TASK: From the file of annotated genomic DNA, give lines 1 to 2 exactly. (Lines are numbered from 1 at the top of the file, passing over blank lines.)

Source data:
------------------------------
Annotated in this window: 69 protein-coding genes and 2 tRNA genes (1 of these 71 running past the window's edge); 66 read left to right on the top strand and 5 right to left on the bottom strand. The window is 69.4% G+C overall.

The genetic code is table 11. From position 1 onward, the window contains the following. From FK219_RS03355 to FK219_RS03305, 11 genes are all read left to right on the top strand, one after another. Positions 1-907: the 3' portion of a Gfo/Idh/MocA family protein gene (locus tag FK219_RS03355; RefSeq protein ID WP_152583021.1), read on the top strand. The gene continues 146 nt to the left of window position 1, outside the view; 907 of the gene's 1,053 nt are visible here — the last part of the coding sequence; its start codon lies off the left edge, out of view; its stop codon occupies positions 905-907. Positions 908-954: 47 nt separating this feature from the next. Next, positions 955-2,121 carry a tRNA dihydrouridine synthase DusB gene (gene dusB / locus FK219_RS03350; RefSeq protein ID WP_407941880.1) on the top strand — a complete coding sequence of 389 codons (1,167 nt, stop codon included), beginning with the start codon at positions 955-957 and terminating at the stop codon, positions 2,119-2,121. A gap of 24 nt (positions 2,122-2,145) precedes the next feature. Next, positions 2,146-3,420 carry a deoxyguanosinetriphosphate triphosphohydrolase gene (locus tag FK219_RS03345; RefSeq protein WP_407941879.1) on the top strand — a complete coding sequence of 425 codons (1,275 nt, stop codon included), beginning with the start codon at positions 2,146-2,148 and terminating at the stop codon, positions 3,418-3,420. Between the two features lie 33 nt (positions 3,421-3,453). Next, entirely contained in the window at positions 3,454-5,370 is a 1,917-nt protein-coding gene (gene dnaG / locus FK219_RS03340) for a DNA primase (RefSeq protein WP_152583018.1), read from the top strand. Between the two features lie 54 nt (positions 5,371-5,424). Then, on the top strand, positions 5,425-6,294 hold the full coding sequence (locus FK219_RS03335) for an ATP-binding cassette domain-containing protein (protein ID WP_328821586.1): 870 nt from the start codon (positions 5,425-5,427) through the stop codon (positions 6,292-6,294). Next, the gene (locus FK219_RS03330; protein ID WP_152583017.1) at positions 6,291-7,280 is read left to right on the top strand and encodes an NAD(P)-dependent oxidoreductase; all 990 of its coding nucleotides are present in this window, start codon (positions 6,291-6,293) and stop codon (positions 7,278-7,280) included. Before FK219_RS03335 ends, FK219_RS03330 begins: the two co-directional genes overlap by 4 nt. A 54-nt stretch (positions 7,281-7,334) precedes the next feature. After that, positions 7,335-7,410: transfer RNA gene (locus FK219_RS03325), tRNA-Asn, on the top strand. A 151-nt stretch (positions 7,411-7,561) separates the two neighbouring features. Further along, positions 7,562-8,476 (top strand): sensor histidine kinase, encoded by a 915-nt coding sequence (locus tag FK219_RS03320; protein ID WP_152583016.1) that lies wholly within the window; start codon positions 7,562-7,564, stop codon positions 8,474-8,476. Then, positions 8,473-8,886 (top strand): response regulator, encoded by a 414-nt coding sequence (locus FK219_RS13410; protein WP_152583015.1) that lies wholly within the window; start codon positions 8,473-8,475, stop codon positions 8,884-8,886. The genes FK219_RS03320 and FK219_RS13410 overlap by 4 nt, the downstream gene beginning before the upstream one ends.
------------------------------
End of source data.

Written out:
Annotated in this window: 69 protein-coding genes and 2 tRNA genes (1 of these 71 running past the window's edge); 66 read left to right on the top strand and 5 right to left on the bottom strand. The window is 69.4% G+C overall.

The genetic code is table 11. From position 1 onward, the window contains the following. From FK219_RS03355 to FK219_RS03305, 11 genes are all read left to right on the top strand, one after another. Positions 1-907: the 3' portion of a Gfo/Idh/MocA family protein gene (locus tag FK219_RS03355; RefSeq protein ID WP_152583021.1), read on the top strand. The gene continues 146 nt to the left of window position 1, outside the view; 907 of the gene's 1,053 nt are visible here — the last part of the coding sequence; its start codon lies off the left edge, out of view; its stop codon occupies positions 905-907. Positions 908-954: 47 nt separating this feature from the next. Next, positions 955-2,121 carry a tRNA dihydrouridine synthase DusB gene (gene dusB / locus FK219_RS03350; RefSeq protein ID WP_407941880.1) on the top strand — a complete coding sequence of 389 codons (1,167 nt, stop codon included), beginning with the start codon at positions 955-957 and terminating at the stop codon, positions 2,119-2,121. A gap of 24 nt (positions 2,122-2,145) precedes the next feature. Next, positions 2,146-3,420 carry a deoxyguanosinetriphosphate triphosphohydrolase gene (locus tag FK219_RS03345; RefSeq protein WP_407941879.1) on the top strand — a complete coding sequence of 425 codons (1,275 nt, stop codon included), beginning with the start codon at positions 2,146-2,148 and terminating at the stop codon, positions 3,418-3,420. Between the two features lie 33 nt (positions 3,421-3,453). Next, entirely contained in the window at positions 3,454-5,370 is a 1,917-nt protein-coding gene (gene dnaG / locus FK219_RS03340) for a DNA primase (RefSeq protein WP_152583018.1), read from the top strand. Between the two features lie 54 nt (positions 5,371-5,424). Then, on the top strand, positions 5,425-6,294 hold the full coding sequence (locus FK219_RS03335) for an ATP-binding cassette domain-containing protein (protein ID WP_328821586.1): 870 nt from the start codon (positions 5,425-5,427) through the stop codon (positions 6,292-6,294). Next, the gene (locus FK219_RS03330; protein ID WP_152583017.1) at positions 6,291-7,280 is read left to right on the top strand and encodes an NAD(P)-dependent oxidoreductase; all 990 of its coding nucleotides are present in this window, start codon (positions 6,291-6,293) and stop codon (positions 7,278-7,280) included. Before FK219_RS03335 ends, FK219_RS03330 begins: the two co-directional genes overlap by 4 nt. A 54-nt stretch (positions 7,281-7,334) precedes the next feature. After that, positions 7,335-7,410: transfer RNA gene (locus FK219_RS03325), tRNA-Asn, on the top strand. A 151-nt stretch (positions 7,411-7,561) separates the two neighbouring features. Further along, positions 7,562-8,476 (top strand): sensor histidine kinase, encoded by a 915-nt coding sequence (locus tag FK219_RS03320; protein ID WP_152583016.1) that lies wholly within the window; start codon positions 7,562-7,564, stop codon positions 8,474-8,476. Then, positions 8,473-8,886 (top strand): response regulator, encoded by a 414-nt coding sequence (locus FK219_RS13410; protein WP_152583015.1) that lies wholly within the window; start codon positions 8,473-8,475, stop codon positions 8,884-8,886. The genes FK219_RS03320 and FK219_RS13410 overlap by 4 nt, the downstream gene beginning before the upstream one ends.